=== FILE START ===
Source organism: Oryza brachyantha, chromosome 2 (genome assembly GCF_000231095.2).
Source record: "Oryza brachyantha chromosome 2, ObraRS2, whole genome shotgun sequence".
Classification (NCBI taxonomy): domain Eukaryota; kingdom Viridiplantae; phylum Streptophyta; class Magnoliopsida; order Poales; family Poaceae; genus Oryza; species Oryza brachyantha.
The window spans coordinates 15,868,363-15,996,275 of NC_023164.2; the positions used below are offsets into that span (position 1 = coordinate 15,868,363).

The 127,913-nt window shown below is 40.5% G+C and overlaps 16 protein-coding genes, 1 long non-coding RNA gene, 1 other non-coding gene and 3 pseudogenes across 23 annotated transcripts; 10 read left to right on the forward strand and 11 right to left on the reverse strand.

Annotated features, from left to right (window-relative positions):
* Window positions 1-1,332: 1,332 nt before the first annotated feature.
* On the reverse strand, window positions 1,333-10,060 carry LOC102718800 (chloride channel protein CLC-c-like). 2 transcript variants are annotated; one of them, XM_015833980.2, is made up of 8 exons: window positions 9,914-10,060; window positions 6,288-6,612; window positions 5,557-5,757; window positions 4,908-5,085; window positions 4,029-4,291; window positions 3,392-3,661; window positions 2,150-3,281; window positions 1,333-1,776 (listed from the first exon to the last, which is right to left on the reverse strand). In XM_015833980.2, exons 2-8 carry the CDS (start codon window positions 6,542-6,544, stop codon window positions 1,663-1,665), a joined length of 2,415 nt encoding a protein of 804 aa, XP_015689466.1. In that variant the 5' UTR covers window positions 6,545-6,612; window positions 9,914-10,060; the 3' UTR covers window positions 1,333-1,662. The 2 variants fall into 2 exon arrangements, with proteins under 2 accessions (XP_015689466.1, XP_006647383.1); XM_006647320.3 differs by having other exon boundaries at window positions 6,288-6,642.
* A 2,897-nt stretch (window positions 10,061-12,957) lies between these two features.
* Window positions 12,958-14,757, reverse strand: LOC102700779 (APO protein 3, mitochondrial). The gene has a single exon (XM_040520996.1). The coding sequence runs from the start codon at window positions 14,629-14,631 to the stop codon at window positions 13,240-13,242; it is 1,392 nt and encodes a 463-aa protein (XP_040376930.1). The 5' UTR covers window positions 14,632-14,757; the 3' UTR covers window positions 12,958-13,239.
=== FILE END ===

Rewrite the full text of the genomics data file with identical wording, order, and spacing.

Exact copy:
Source organism: Oryza brachyantha, chromosome 2 (genome assembly GCF_000231095.2).
Source record: "Oryza brachyantha chromosome 2, ObraRS2, whole genome shotgun sequence".
Classification (NCBI taxonomy): domain Eukaryota; kingdom Viridiplantae; phylum Streptophyta; class Magnoliopsida; order Poales; family Poaceae; genus Oryza; species Oryza brachyantha.
The window spans coordinates 15,868,363-15,996,275 of NC_023164.2; the positions used below are offsets into that span (position 1 = coordinate 15,868,363).

The 127,913-nt window shown below is 40.5% G+C and overlaps 16 protein-coding genes, 1 long non-coding RNA gene, 1 other non-coding gene and 3 pseudogenes across 23 annotated transcripts; 10 read left to right on the forward strand and 11 right to left on the reverse strand.

Annotated features, from left to right (window-relative positions):
* Window positions 1-1,332: 1,332 nt before the first annotated feature.
* On the reverse strand, window positions 1,333-10,060 carry LOC102718800 (chloride channel protein CLC-c-like). 2 transcript variants are annotated; one of them, XM_015833980.2, is made up of 8 exons: window positions 9,914-10,060; window positions 6,288-6,612; window positions 5,557-5,757; window positions 4,908-5,085; window positions 4,029-4,291; window positions 3,392-3,661; window positions 2,150-3,281; window positions 1,333-1,776 (listed from the first exon to the last, which is right to left on the reverse strand). In XM_015833980.2, exons 2-8 carry the CDS (start codon window positions 6,542-6,544, stop codon window positions 1,663-1,665), a joined length of 2,415 nt encoding a protein of 804 aa, XP_015689466.1. In that variant the 5' UTR covers window positions 6,545-6,612; window positions 9,914-10,060; the 3' UTR covers window positions 1,333-1,662. The 2 variants fall into 2 exon arrangements, with proteins under 2 accessions (XP_015689466.1, XP_006647383.1); XM_006647320.3 differs by having other exon boundaries at window positions 6,288-6,642.
* A 2,897-nt stretch (window positions 10,061-12,957) lies between these two features.
* Window positions 12,958-14,757, reverse strand: LOC102700779 (APO protein 3, mitochondrial). The gene has a single exon (XM_040520996.1). The coding sequence runs from the start codon at window positions 14,629-14,631 to the stop codon at window positions 13,240-13,242; it is 1,392 nt and encodes a 463-aa protein (XP_040376930.1). The 5' UTR covers window positions 14,632-14,757; the 3' UTR covers window positions 12,958-13,239.